The Etymology of the Chinese Concept ‘凌空勁’
(Ling Kong Jin) or ‘Directed Boundaried Power’!
Translator’s Note: The so-called ‘Empty Force’ has become something of a misrepresented fetish in the West. Even within its native China – particularly when viewed in the context of that nation’s rapid modernisation and drive toward the ‘scientific’ - this can be a sensitive subject. My point in this article is to succinctly demonstrate that the Western interpretation of the Chinese concept of ‘凌空勁’ is at best misconstrued, and at worst deliberately misinterpreted. The name of ‘Empty Force’ is incorrect and misleading and appears to be imbued in the West with alien concepts akin to the ‘Holy Spirit’ or some other type of ‘disembodied’ Western notion. It has nothing to do with any such ethereal interpretations. Indeed, even a very basic assessment of the Chinese ideograms associated with this (Chinese) concept demonstrate that this cannot be a correct or even an associated interpretation! Strictly speaking, the concept of ‘凌空勁’ should more properly be translated as ‘Directed, Boundaried Power’ (such as that concerted power produced by the emission of water through a high-pressured hose) - with the concept of ‘Emptiness’ removed altogether (as it is the inclusion of this concept which opens this notion to all kinds of speculative misinterpretation). The type of strength developed through this technique is the product of the correct (and effective) use of ‘space’ which exists between clearly defined boundaries – and not necessarily the ‘space’ itself – and herein lies the crux of the misunderstanding in the West. Even within China, due to the traditional attitude of ‘secrecy’ that existed for thousands of years, this concept is often misunderstood, and can lead to various types of exploitation. The reality is that this concept is logical and relatively easy to comprehend when ALL the facts are considered properly and in the correct logical context. This is why ‘凌空勁’, as a concept, conforms with all scientific thinking and does not contradict logical or rational thought in any way!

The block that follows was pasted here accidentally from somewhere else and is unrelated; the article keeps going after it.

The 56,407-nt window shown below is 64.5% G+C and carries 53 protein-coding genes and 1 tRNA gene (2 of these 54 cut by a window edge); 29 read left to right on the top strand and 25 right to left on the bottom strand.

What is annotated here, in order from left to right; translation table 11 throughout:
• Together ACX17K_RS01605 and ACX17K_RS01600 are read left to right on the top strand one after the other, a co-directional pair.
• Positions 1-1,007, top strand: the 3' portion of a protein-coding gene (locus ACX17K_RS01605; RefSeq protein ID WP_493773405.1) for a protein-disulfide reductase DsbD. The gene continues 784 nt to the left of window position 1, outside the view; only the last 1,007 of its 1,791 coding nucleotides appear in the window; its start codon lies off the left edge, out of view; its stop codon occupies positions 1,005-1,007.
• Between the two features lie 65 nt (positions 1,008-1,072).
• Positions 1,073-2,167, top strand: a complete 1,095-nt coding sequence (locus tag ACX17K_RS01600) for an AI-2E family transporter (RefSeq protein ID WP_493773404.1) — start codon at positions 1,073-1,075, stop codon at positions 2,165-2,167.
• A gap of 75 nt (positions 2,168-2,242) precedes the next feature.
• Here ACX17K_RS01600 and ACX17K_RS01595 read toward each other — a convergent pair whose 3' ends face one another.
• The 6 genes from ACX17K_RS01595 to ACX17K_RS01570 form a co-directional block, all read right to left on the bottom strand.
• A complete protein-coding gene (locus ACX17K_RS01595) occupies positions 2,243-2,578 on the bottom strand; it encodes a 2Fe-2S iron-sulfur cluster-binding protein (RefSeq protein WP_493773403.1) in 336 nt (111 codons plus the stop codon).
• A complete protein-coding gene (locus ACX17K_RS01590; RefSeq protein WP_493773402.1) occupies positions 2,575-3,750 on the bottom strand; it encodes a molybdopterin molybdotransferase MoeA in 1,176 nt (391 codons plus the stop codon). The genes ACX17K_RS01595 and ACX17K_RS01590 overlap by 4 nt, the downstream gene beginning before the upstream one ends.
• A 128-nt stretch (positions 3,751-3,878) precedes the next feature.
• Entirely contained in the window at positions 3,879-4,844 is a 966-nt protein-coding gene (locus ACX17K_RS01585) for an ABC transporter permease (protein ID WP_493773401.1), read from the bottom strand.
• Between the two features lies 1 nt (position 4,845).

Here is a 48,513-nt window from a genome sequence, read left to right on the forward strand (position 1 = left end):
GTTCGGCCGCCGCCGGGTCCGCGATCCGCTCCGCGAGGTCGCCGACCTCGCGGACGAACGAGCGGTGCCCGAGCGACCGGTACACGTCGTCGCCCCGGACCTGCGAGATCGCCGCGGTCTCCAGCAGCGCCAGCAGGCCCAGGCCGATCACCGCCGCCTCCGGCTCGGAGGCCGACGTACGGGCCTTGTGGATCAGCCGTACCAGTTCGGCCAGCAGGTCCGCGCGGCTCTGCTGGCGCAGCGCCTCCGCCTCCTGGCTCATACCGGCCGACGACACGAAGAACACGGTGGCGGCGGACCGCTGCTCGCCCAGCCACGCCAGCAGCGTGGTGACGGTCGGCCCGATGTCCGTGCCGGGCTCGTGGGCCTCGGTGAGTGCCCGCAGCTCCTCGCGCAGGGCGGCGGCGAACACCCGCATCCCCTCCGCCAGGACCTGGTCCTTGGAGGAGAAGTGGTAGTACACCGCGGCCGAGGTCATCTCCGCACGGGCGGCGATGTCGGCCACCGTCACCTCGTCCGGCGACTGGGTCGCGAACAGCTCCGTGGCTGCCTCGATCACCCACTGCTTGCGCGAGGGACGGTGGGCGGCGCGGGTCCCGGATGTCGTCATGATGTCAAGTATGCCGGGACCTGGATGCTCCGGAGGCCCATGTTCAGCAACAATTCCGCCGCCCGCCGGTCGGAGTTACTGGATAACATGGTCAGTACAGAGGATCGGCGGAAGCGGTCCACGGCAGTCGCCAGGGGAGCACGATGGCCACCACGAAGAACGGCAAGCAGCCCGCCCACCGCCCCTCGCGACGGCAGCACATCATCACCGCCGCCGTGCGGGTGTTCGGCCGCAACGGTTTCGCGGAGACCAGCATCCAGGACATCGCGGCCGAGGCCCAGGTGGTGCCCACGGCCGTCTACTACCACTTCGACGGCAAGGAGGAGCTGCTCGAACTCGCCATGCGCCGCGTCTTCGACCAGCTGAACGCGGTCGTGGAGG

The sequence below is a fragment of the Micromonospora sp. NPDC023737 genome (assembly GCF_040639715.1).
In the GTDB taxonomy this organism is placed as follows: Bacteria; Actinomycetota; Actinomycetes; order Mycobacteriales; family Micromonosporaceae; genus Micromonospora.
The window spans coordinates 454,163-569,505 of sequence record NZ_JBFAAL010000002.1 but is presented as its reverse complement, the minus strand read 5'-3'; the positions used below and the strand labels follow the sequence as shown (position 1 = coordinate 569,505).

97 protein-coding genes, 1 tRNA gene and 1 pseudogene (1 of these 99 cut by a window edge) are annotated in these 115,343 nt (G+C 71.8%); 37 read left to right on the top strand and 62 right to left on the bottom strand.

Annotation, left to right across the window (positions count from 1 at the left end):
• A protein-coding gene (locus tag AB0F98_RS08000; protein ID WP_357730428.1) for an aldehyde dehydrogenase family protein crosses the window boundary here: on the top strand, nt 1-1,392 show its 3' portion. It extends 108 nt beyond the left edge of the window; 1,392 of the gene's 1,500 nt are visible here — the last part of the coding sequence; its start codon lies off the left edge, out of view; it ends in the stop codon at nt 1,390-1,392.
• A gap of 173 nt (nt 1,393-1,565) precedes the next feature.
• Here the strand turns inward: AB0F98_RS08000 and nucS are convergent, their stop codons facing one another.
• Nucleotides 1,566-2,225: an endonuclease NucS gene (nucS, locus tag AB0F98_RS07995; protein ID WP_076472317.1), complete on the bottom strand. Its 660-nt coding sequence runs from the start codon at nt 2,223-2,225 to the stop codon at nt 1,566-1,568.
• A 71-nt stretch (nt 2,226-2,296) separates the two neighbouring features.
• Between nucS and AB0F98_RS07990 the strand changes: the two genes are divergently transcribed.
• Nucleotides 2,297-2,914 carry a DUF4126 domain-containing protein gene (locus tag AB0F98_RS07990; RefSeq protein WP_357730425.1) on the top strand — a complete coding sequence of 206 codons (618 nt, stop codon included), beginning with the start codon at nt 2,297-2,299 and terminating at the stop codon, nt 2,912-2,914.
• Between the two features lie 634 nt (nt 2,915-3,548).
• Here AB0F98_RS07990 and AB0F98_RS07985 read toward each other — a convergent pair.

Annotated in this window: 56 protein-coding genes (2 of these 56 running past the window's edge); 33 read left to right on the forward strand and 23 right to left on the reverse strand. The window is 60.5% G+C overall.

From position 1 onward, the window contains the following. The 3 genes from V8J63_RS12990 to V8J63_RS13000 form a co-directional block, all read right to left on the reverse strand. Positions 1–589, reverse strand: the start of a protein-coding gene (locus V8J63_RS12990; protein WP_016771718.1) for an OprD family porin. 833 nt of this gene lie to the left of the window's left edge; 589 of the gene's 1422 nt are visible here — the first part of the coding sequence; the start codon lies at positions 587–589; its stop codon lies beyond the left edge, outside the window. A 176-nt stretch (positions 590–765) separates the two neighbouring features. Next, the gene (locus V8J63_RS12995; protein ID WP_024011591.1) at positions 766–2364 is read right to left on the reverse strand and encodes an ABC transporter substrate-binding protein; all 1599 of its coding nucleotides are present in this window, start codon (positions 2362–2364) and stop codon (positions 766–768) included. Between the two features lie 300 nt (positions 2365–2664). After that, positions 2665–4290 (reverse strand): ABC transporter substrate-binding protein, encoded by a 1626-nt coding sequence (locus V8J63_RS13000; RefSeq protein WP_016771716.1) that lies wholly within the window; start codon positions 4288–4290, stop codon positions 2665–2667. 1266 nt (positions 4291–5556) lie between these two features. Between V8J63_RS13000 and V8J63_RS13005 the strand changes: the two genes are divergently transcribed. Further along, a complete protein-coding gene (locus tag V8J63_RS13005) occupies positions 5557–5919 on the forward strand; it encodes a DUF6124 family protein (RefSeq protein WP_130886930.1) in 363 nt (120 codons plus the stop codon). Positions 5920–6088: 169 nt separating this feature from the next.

This term is usually rendered into English as ‘Empty Force’ - but why would only two English words be considered sufficient to suitably describe ‘three’ Chinese ideograms - given that each of these ideograms is carefully chosen to provide a very definite (descriptive) explanation? It is as if the English translation ‘Empty Force’ serves as a ‘fetishization’ of a foreign (and unfamiliar) martial arts term – chosen to emphasis only those elements of immediate (and often controversial) interest. My task is to clarify the original meaning of each of these ideograms – and then explore how these three meanings might fit-together to create a genuine (and comprehensive) over-arching meaning.
1) 凌 (ling2) - standard definition = ‘ice’
a) Left-hand particle = ‘冫’ (bing1) - which is a contraction of ‘冰’ (bing1) [and similar ideograms] all alluding to the concept of presence of ‘ice’ and the ‘accumulation’ of ice (indeed, ‘冰’ depicts the ‘freezing’ of a once free-flowing body of water). Standing, walking and otherwise ‘traversing’ any distance becomes extremely difficult if the footing is not carefully positioned, controlled and placed. Without a precise placement of the foot – the practitioner will slip and fall-down.
b) Right-hand particle is ‘夌’ (ling2). The top element of this particle is ‘圥’ (lu4) which can refer to a ‘mushroom’ or a person ‘leap-frogging’ over an object. This element is comprised of:
i) Upper section = ‘土’ (tu3) meaning ‘ground’, or ‘earth’.
ii) Lower section = ‘夂’ (zhi3) meaning ‘to attack from behind’ - ‘to attack from an unexpected (or unusual) direction’.